A capital registration tax of 0.48% (or 1.44% for Seoul Metropolitan Area) is imposed. A property tax of 0.15% to 0.5% (0.24% to 0.6% plus additional education cost) is imposed on business as well as residential property and buildings. A company holding real estate worth more than KRW 600 million, is liable for payment of real estate tax besides property tax. Token stamp duty applies to contracts related to creation, transfer and change of rights.
An acquisition tax of 4.6% (including surcharge) is usually applicable on purchase of real estate, automobiles and heavy equipment (a house purchase may gain from a lower tax rate between the range of 1.1% and 3.5%). A registration tax between 0.02% and 5% is charged on the activity of registry of the creation, modifications, or lapse of property ownership rights or other titles and incorporation with the relevant authorities.
With most of the passports, there is no need for a visa to stay up to 90 days in South Korea. However, it is a must for the traveler to have a passport valid for 6 months outside of the stay, a back and forth ticket and enough money for the duration of the stay. There may be a requirement of a visa in case the travel to South Korea is for reasons apart from basic business meetings.
After registering a company, if you would like to physically stay and do business in Korea, you will need to apply for your visa. D-8 visa will allow foreign investors to stay in Korea while running the business under the foreign-invested company. Application for the visa should be made 30 to 90 days before your travel to South Korea. The validity of the Visa starts from the date of issue. The validity of the issued visa is decided by the Embassy/Consulate and may not be the same as shown in the advertisement.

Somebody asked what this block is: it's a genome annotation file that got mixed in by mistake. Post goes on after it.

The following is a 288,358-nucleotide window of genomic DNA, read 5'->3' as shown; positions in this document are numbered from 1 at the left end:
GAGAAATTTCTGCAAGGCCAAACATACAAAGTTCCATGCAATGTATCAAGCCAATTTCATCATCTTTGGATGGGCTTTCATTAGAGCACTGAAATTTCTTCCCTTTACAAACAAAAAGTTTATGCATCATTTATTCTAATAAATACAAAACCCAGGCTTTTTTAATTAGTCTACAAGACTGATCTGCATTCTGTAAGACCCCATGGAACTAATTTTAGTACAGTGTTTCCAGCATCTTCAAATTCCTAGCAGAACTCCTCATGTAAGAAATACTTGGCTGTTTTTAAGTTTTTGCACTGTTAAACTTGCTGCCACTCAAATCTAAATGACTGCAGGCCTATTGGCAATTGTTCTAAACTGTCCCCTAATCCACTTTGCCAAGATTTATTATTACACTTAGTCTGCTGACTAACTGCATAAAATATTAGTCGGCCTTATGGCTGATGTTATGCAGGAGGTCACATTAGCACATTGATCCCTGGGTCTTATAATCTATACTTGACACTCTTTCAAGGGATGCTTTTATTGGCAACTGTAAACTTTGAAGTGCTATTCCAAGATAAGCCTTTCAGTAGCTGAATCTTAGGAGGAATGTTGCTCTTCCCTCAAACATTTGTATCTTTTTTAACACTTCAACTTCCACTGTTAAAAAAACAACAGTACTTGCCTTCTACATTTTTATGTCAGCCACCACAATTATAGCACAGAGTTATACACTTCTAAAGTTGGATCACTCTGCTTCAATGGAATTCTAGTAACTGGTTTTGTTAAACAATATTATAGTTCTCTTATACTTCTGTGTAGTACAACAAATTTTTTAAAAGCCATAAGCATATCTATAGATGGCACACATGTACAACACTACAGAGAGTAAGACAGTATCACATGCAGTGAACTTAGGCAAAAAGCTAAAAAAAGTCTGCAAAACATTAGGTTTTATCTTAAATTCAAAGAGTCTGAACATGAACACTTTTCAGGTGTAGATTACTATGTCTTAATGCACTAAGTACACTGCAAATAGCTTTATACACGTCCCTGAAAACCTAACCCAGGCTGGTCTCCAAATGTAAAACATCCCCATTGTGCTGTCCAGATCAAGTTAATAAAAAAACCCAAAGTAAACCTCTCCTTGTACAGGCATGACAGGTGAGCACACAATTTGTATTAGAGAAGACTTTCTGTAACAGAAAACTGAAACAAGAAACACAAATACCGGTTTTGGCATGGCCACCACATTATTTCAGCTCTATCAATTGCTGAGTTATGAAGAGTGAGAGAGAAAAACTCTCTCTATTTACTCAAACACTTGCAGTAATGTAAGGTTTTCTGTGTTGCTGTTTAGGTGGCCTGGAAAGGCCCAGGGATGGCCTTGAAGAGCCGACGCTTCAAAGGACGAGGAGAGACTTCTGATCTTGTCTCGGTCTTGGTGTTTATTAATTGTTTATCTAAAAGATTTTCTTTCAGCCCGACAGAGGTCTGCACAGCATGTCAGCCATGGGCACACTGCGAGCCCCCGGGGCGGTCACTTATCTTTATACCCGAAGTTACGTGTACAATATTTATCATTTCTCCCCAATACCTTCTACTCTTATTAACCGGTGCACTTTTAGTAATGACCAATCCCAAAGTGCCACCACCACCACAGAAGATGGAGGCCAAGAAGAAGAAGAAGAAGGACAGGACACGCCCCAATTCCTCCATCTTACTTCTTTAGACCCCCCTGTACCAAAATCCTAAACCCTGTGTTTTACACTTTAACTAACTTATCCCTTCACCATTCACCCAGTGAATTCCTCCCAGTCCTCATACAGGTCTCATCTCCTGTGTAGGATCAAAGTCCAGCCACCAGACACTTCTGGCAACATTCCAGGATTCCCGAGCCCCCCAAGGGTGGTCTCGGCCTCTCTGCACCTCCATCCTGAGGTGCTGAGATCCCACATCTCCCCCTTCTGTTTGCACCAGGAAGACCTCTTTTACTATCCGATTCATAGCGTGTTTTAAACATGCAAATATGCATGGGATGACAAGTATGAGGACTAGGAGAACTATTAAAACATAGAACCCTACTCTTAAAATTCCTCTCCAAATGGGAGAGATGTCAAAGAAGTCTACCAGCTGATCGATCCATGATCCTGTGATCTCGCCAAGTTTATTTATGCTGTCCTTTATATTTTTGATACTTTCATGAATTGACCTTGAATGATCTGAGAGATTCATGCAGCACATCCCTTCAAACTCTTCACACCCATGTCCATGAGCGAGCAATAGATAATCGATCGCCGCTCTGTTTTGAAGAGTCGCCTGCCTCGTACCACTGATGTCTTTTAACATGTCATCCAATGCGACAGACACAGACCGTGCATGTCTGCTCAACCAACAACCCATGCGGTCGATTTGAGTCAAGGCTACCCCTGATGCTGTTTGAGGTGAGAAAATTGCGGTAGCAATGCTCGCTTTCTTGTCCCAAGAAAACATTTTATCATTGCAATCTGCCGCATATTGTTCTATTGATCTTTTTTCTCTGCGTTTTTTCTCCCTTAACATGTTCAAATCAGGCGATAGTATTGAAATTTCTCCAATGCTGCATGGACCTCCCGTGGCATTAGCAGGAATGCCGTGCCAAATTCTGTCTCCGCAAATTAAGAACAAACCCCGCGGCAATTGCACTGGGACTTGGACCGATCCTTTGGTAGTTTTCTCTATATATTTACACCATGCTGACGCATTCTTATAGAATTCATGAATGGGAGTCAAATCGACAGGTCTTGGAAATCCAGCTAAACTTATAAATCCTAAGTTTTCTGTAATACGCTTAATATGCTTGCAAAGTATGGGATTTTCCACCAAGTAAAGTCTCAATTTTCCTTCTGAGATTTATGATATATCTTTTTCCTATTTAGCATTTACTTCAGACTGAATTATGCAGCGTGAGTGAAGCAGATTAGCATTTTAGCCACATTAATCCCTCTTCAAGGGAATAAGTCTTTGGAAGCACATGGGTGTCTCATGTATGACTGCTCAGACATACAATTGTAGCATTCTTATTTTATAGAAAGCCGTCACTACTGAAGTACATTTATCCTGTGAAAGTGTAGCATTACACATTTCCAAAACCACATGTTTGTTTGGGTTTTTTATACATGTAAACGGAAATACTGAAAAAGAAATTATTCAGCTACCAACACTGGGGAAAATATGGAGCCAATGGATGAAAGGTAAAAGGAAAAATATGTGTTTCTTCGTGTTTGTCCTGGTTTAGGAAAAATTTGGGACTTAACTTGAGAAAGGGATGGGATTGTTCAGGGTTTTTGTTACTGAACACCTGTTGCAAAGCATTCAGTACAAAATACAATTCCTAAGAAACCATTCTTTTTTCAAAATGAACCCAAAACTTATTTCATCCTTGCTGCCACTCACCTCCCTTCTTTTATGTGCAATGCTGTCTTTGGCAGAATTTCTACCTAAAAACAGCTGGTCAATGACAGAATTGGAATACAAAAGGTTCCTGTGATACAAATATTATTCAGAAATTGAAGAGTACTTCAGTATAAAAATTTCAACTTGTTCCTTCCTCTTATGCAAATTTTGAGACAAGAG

Korea is one of the top-rated countries in the world, in terms of its power supply, water resources and telecommunications network. Electricity is consistently available, at nominal charges, on the other hand, water to be used for manufacturing purposes is also easily available from local sources in the majority of the cases. The whole country is well-connected with mobile broadband services that can be availed in just a day via wired or wireless service provisioning.
The Government of Korea aggressively safeguards intellectual
property rights with its consistent endeavors in the direction. It has also
made the patent examination process highly efficient, with regular examinations
at much shorter intervals, as compared to those in other developed countries.
This blend of sturdy IPR security and swift patent services is another reason for
Korea’s safe and secure investment environment for foreign investors that makes
it Business in Korea
For more information about doing business in Korea, contact us. We are specialized in Korea company incorporation, tax & accounting, visa, corporate bank accounts, etc.